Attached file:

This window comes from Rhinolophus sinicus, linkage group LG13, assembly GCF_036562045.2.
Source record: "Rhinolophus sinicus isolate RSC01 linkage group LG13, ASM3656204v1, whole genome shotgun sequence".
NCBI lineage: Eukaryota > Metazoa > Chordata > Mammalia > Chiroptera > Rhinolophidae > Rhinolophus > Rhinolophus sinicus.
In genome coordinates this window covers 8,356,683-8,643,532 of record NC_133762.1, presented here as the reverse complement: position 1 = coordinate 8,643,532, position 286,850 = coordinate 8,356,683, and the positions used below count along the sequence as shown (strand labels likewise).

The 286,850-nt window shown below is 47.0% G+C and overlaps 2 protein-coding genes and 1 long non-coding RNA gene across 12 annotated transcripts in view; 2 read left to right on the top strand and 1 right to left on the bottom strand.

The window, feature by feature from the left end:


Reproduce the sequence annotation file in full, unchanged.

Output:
This window comes from Rhinolophus sinicus, linkage group LG13, assembly GCF_036562045.2.
Source record: "Rhinolophus sinicus isolate RSC01 linkage group LG13, ASM3656204v1, whole genome shotgun sequence".
NCBI lineage: Eukaryota > Metazoa > Chordata > Mammalia > Chiroptera > Rhinolophidae > Rhinolophus > Rhinolophus sinicus.
In genome coordinates this window covers 8,356,683-8,643,532 of record NC_133762.1, presented here as the reverse complement: position 1 = coordinate 8,643,532, position 286,850 = coordinate 8,356,683, and the positions used below count along the sequence as shown (strand labels likewise).

The 286,850-nt window shown below is 47.0% G+C and overlaps 2 protein-coding genes and 1 long non-coding RNA gene across 12 annotated transcripts in view; 2 read left to right on the top strand and 1 right to left on the bottom strand.

The window, feature by feature from the left end: